Mayor David N. Cicilline and Thom Deller, Director of Planning and Development, during last year's Bike to Work event. Photo by Eliza Domingo.
Providence may be the Creative Capital. But it is hardly the only community that has attempted to build a new economy on a foundation of laptops, paint brushes, and guitars.
Just down the road, Pawtucket is trying the same trick. And across the border, Lowell, Massachusetts and the Berkshires are on board, too.
Trouble is, says Lynne McCormack, director of Providence's department of art, culture, and tourism, the players in all these communities have not done much talking to each other.
Connecting Creative Communities, a conference convened by the city and the New England Foundation for the Arts that is set to convene the night of March 9, run all day March 10, and wrap up mid-day March 11 at the Providence Biltmore Hotel aims to start the conversation.
What will come of it? Well, that's not clear — which is OK by McCormack.
"We don't have any preconceived notions that we're going to go into the two-day conference and come out with an agenda," she says. "We just want to check in and see if it's a possibility."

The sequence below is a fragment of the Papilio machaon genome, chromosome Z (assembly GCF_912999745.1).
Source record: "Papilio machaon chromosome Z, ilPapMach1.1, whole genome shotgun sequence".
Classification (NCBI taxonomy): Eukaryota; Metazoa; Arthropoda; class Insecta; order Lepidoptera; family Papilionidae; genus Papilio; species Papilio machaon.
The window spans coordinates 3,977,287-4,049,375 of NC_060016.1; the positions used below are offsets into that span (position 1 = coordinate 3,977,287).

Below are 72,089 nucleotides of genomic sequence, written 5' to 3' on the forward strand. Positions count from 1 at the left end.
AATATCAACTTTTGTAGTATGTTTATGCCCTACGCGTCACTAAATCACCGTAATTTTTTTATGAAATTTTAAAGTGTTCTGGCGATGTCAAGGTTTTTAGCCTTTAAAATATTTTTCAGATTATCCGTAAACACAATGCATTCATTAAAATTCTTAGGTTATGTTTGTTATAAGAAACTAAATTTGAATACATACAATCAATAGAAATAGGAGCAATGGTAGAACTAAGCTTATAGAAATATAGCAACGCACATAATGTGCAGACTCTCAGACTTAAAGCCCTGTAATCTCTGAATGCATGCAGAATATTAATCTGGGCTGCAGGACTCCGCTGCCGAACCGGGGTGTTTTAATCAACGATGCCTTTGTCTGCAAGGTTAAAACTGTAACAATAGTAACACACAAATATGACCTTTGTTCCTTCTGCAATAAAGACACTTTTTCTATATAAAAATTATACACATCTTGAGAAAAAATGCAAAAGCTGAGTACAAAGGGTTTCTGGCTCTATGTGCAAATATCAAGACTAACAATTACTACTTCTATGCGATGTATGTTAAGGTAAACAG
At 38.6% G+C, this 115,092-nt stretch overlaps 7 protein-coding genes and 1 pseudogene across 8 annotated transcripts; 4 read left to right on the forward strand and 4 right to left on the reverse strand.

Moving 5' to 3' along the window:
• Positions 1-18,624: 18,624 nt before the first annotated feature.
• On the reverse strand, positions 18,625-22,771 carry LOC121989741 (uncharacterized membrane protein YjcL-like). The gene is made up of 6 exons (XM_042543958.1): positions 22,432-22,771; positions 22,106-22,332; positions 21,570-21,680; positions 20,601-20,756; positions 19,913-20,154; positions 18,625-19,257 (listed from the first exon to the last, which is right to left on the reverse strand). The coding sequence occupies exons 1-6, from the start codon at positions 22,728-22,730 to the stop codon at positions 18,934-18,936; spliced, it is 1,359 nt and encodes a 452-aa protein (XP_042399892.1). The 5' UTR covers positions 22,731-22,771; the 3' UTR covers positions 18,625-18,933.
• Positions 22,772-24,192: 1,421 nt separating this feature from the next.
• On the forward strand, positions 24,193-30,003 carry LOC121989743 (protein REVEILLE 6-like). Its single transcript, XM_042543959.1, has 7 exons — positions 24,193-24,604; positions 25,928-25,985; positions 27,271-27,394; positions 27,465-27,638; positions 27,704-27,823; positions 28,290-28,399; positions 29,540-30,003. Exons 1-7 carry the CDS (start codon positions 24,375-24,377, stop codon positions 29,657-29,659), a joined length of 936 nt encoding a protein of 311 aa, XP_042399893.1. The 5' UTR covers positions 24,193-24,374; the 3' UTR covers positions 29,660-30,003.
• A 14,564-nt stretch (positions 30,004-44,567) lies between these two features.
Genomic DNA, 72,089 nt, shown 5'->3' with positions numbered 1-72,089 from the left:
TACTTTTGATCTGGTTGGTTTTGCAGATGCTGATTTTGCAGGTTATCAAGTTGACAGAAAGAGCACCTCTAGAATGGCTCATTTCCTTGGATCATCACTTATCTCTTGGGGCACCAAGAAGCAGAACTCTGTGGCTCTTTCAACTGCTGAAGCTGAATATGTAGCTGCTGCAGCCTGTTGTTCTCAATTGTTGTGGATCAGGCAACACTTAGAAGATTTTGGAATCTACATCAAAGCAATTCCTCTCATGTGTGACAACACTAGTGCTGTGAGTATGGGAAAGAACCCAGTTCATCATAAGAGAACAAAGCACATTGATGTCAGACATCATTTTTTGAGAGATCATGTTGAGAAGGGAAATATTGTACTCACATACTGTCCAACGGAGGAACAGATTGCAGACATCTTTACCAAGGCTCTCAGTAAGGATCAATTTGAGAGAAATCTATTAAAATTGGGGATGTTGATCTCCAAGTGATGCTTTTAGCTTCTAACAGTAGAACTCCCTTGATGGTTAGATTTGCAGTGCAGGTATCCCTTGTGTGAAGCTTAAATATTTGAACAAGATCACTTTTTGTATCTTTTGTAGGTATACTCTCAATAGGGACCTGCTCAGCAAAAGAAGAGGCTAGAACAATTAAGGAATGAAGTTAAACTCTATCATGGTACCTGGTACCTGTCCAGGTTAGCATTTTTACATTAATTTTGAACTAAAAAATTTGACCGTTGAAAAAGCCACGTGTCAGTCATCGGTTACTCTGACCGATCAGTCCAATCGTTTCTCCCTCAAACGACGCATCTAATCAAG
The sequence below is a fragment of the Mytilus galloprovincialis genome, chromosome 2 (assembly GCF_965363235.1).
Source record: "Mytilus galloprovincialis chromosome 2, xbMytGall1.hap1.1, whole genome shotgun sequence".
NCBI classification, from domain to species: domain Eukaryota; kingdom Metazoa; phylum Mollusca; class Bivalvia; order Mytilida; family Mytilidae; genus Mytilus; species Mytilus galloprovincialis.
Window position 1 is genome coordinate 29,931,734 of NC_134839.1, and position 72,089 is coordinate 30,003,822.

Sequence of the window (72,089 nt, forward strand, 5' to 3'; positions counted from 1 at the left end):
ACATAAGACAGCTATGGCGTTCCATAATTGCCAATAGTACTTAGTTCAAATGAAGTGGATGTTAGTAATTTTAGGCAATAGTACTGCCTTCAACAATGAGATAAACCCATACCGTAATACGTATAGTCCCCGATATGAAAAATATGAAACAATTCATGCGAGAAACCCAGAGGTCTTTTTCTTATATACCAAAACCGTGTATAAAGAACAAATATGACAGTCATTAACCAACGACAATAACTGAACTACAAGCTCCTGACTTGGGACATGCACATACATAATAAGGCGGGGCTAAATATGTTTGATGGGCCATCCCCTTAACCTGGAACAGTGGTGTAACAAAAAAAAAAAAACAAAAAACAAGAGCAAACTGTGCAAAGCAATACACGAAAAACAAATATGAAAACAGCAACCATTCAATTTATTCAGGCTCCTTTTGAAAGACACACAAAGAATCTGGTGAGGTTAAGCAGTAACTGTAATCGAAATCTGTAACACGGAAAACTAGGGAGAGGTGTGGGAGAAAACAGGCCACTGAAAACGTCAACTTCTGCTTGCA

There are, of course, plenty of obstacles to a regional approach. The folks who will convene at the conference — sponsored by the Phoenix, among other entities — are, on some level, in competition with one another. And it is a bit difficult to conceive of how New England's creative communities could market themselves as a collective.
Each area has its own brand. And New England, writ large, conjures images of "autumn leaves and lighthouses," McCormack notes, rather than gigabytes and graphic design. Indeed, Providence's own brand — the Creative Capital — is, in part, an attempt to push back at that generic New England image.
But McCormack says she hopes the conference will, at a minimum, allow for a better exchange of ideas — for a more networked region. And she has seen some intriguing models along these lines.
Massachusetts, she says, has done a particularly good job of connecting the dots — in part through a state office dedicated to growing the creative economy. Rhode Island's size, she says, has allowed for some real connectivity here, too.
Improving links region-wide would mirror what conference organizers are calling the "borderless" quality of the creative sector itself; the local tech company, in search of engineering help, is hardly restricted to its own backyard.
But can a regional approach work? It'll be interesting to find out.